Encouraging Your Child's Mental Wellbeing

Encouraging Your Child's Mental Wellbeing

The past few years have been rough on everyone. When it comes to kids, they may have been hit the hardest. As a concerned parent, encouraging your child’s mental wellbeing is more important than ever before. 

Understanding Mental Health

No matter our age, mental health plays a key role in our overall wellbeing. In essence, mental health affects how we think, feel and behave on a day-to-day basis. It can even have a serious impact on our relationships and physical health.

The Centers for Disease Control and Prevention (CDC) states that 1 in 5 children in the U.S. experience a mental, behavioral or developmental health disorder. When it comes to a child’s mental wellbeing, the most commonly diagnosed disorders include:

  • Anxiety,
  • Attention deficit hyperactivity disorder, or ADHD,
  • Depression,
  • and Behavioral disorders.

What Can a Parent Do to Encourage a Child’s Mental Wellbeing?

Parents play an important role in a child’s mental wellbeing. Kids see their parents or guardians as authority figures, confidants, friends and role models. This relationship, when properly used, can help guide a child out of harm’s way or away from negative thinking.

The first step for parents is to realize how important a child’s mental wellbeing can be. Don’t dismiss complaints as a simple as a “bad day” or “bad mood.” Kids are surprisingly complicated and have a rich inner life. The lessons they learn at a young age will be carried with them for the rest of their lives. Poor mental health and coping mechanisms are not an exception here.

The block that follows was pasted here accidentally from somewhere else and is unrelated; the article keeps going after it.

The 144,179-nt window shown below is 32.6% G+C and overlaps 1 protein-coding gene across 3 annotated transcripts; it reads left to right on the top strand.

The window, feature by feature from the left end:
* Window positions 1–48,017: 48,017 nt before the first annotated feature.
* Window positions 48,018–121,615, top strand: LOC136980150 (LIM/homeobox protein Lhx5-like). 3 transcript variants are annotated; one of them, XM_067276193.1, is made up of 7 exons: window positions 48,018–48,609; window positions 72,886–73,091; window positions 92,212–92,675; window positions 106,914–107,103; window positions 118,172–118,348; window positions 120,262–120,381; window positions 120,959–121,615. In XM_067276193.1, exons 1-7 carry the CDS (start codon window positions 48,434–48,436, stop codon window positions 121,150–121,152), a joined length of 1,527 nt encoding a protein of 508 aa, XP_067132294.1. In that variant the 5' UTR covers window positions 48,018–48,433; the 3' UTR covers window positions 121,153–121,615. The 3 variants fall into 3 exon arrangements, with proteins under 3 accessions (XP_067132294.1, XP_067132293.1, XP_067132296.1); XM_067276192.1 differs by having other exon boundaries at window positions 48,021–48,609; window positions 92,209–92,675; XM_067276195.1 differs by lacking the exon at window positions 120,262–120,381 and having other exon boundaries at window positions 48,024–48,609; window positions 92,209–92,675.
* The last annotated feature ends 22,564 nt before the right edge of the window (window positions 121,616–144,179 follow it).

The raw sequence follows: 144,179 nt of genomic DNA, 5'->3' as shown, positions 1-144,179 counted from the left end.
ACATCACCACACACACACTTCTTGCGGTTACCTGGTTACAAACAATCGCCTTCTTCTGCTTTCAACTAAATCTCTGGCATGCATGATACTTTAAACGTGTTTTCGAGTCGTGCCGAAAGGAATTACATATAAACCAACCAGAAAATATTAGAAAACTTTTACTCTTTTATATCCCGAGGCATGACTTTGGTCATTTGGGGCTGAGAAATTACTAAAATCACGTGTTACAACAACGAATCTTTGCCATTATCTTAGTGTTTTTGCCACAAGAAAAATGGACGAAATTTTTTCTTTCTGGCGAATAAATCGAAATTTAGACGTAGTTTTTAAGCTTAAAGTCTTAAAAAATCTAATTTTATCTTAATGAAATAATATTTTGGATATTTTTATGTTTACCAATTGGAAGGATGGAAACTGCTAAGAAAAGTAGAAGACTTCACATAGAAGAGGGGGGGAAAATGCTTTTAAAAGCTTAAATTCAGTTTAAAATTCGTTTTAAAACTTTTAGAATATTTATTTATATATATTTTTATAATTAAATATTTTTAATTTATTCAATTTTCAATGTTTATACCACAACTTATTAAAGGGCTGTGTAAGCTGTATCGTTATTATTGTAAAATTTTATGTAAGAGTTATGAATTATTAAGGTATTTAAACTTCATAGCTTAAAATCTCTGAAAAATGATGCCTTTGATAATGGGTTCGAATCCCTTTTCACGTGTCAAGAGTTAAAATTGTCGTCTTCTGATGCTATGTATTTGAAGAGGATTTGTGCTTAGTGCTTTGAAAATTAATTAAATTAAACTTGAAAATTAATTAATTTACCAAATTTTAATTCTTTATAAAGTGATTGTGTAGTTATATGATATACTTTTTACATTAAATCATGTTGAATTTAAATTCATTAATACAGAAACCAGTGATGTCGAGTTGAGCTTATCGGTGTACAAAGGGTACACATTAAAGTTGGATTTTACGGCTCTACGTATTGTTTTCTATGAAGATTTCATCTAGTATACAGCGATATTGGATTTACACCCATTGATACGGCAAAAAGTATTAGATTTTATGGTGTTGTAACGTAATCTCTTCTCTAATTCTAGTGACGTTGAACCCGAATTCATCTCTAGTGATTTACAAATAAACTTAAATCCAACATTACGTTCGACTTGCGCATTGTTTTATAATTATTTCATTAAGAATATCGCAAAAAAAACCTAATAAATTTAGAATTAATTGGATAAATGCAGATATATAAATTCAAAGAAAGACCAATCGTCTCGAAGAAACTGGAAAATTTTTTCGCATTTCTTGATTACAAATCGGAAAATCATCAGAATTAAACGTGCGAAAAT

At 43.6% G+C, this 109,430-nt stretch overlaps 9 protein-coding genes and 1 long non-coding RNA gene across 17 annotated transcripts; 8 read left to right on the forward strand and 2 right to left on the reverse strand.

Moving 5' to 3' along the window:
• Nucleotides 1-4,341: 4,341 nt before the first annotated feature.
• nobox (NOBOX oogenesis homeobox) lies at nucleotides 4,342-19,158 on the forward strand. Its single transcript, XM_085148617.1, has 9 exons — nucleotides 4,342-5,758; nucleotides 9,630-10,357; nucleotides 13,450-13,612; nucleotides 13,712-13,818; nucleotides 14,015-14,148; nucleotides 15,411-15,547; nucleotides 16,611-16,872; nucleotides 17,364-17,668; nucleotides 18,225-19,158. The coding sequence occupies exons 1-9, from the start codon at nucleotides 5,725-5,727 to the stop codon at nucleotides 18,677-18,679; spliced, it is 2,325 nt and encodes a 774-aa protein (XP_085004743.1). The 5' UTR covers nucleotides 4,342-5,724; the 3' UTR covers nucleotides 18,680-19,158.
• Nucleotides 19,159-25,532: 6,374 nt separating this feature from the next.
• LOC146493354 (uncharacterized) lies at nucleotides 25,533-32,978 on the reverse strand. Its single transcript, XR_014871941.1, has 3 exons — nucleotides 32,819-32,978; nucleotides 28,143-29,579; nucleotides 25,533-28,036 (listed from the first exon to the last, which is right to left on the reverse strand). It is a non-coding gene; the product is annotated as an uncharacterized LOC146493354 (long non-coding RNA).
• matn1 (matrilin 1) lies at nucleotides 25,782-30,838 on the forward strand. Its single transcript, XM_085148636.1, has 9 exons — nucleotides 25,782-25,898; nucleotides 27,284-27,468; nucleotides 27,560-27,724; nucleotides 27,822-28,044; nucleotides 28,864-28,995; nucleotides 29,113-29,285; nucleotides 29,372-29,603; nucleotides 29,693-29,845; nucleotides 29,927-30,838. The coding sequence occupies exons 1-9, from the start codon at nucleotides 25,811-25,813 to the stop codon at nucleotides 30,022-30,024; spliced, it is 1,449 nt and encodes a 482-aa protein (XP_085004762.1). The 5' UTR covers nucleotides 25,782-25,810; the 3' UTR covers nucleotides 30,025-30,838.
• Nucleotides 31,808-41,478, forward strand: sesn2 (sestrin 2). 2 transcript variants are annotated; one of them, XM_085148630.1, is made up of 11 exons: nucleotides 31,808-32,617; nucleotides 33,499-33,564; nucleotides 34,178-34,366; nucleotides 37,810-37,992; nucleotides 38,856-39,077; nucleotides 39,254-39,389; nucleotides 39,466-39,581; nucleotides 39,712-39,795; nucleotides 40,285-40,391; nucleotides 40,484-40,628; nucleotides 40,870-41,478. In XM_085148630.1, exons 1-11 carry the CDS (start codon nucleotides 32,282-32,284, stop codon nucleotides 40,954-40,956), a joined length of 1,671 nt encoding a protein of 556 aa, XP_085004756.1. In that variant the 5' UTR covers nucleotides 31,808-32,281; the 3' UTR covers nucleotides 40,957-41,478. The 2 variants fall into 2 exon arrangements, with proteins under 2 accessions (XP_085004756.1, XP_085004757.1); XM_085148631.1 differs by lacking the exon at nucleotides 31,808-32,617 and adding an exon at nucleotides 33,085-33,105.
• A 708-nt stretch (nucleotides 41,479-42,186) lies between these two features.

Communication is Key

As a parent, the most basic way to encourage your child’s mental wellbeing is to provide a positive environment. The home should be a safe, nurturing place where a child can feel free to express any feelings or situations. A child should never be made to feel like their emotions aren’t valid or heard. 

Through careful listening, parents should learn to pick up on any potential red flags. These include things your child outright tells you, plus any number of nonverbal cues. Kids can often sense if their parents are actually listening or concerned about them. This is a good reason to put down the phone and turn off the television or computer when they are opening up to you. They shouldn’t feel like they are competing for your attention, and they can usually tell when they are. They also know if you approve or disapprove of certain actions.

A child should always be encouraged to share how they feel. This is true for when they are feeling sad as well as when they are angry. It is natural to be angry. A concerned parent can help guide a child through these feelings in a calming way.

When it comes to keeping the conversation going, don’t feel as though you need to let the child do all the talking. Ask questions and keep the conversation going. Give them the runway to speak. Above all, simply being there as a sympathetic ear can go a long way. 

Extra Tips From Around the Home

Social media and other screens are often a significant influence on a child’s mental wellbeing. Screen time should be limited and monitored. Parents only have so much influence. Their peers and media are powerful forces. Make sure to keep close tabs on what they are watching, reading or playing. Additionally, be aware of who they might be interacting with on social media and online games.

Finally, encourage your child’s mental wellbeing by first taking care of your own health. Share your feelings with your kids. Through your own actions, teach your kids how to calm down when they feel upset. Teach healthy reactions to stressful situations. This could include deep breathing, doing something calming (such as a quiet activity they enjoy), taking some time alone, or going for a walk.

As a final note, never feel like you have to do this alone. Enlist professional help when necessary. Please note that if your child or teen talks about suicide or harming themselves, call your doctor or local mental health crisis line immediately.

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